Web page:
Prime Ministerial support for industry and businesses
On the 1st and 2nd of March Kate Reid (NZHIT Chair), Ross Peat (Deputy Chair), Kate Rhind (Board member) and I attended the ANZLF annual meeting held in Sydney. Kate Read, Ross and I are members of the ANZLF’s Health Technology Working Group, which made a presentation to delegates on the initiatives we’re working on for 2018 (more on this later).
The ANZLF’s annual meeting is an opportunity for business leaders and politicians from Australia and New Zealand to get-together and discuss the development of trade, business and social ties between both countries. At this year’s meeting there were eight Ministers from New Zealand (including the Prime Minister Rt Hon Jacinda Ardern) who were joined by Ministers and the Prime Minister from Australia. It was a privilege to be involved alongside nearly 1,000 trans-Tasman business leaders during the Forum’s activities held over the two days.
The significance in being involved with the ANZLF and attending this meeting are two-fold – 1) we’re representing NZHIT member’s interests and demonstrating our commitment to the trans-Tasman relationship, 2) the trading opportunities and business-political relationships are crucial for our members to be able to grow and prosper in an ever-constraining local marketplace.
During the ANZLF luncheon the two Prime Ministers spoke about the importance of the respective relationships and how the business communities in both countries have an important part to play when it comes to the prosperity enjoyed by their citizens. The speech by our PM was especially interesting given the newness of this government and demonstrated an excellent grasp of the issues and opportunities.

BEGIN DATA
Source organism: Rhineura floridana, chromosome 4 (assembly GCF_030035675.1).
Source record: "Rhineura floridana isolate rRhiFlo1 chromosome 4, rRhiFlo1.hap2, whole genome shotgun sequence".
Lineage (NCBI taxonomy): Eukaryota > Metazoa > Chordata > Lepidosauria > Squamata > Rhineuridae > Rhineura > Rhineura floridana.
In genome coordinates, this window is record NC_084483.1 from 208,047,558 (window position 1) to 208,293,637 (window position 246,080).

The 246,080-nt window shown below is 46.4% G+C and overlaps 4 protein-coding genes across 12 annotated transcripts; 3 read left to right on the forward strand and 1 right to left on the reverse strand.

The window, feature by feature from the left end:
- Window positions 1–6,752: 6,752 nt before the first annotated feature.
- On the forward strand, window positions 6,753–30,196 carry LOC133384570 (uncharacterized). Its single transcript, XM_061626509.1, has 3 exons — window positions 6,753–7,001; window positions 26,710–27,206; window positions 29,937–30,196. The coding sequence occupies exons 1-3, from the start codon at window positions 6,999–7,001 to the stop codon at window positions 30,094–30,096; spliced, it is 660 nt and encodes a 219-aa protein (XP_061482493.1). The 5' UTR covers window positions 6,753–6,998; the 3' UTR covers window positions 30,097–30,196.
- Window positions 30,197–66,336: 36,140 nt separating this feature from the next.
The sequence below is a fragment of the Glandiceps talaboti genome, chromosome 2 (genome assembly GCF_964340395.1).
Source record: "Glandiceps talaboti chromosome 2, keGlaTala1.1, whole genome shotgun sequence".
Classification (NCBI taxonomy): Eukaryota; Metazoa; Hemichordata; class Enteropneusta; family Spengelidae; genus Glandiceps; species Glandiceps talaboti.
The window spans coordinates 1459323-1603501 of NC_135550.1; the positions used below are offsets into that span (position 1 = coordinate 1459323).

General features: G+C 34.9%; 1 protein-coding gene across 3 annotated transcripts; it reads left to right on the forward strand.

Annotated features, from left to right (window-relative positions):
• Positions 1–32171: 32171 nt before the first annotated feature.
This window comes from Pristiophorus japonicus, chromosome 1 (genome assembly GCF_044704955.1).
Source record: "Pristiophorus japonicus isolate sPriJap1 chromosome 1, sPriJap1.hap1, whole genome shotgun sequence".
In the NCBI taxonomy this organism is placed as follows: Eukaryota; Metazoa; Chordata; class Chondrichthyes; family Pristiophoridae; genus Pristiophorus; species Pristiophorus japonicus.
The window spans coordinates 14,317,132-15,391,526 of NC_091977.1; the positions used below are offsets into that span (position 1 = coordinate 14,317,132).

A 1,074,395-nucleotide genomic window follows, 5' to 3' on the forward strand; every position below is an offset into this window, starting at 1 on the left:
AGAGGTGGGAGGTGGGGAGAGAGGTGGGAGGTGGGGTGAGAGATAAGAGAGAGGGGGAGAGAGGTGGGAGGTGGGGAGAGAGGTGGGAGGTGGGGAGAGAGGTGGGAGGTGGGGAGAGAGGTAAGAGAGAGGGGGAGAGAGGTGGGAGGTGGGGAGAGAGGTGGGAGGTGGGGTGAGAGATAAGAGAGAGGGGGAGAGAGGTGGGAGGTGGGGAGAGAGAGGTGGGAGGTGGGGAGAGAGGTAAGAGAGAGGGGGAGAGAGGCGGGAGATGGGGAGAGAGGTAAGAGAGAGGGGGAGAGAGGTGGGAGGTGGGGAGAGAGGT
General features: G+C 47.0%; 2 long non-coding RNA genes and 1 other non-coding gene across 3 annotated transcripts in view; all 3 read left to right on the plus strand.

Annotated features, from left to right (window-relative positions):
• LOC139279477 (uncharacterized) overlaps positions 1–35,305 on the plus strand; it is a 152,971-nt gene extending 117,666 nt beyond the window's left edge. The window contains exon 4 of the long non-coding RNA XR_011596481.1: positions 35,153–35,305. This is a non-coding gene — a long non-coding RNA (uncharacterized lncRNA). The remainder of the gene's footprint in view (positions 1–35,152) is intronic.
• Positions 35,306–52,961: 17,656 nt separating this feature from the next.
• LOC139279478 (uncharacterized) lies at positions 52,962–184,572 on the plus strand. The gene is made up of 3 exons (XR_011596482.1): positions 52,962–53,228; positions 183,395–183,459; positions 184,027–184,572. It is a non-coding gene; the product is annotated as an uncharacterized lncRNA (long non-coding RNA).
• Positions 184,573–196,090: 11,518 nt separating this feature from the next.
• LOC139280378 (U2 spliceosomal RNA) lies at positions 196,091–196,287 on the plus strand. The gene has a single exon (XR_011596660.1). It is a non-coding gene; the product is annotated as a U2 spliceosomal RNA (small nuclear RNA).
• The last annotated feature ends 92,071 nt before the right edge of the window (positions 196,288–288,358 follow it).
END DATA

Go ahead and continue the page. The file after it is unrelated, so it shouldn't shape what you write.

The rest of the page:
As many NZHIT members will attest, we are experiencing an increasing amount of pressure from the public sector that is making it extremely difficult to continue to invest and trade in the NZ health sector. We now have members who are bypassing the NZ market and going straight to export opportunities as the local environment has become far too complex and difficult to develop and launch innovative health IT solutions.
Hence, I was very pleased to hear our Prime Minister make specific reference to “delivering productive growth”, “remain committed to generating prosperity through trade”, “how we can make it even easier and speedier for SMEs to do business across the border”.
She went onto say that – “we know that the digital economy will be a key driver of innovation and growth, with immense potential to boost productivity and competitiveness and connect people who would otherwise be excluded….. I want to ensure our digital policy is of the highest standard, representing the commercial reality in which our businesses operate”.
The Prime Minister’s full speech is worth reading as it contains some key messages of support for businesses and industry players.
I mentioned earlier in this update that we’re participating in the ANZLF Health Technology Working Group and were very pleased to represent the proposed initiative to develop a “digital health passport”. This initiative was very well received and will be progressed to the next stages over the coming months. I’ll provide more information and please don’t hesitate to make contact if you’d like to discuss it further.
The procurement merry-go-round – things are getting tense!
In my article above I’ve referred to the difficult environment that private business operators find themselves when trying to make headway in the NZ health sector. There are two main concerns that I’m told about on a very regular basis –
1) The very difficult, complex and drawn-out procurement processes that not only create a drain on member’s resources but increasingly seem to result in massive cost implications on taxpayer’s hard-earned dollars. There’s a “ready, steady, stop!” approach that has to be of concern to all New Zealanders as there is a flow-on impact to the country’s ability to provide healthcare services to its citizens, both now and into the future as demand and complexity of care requirements increase.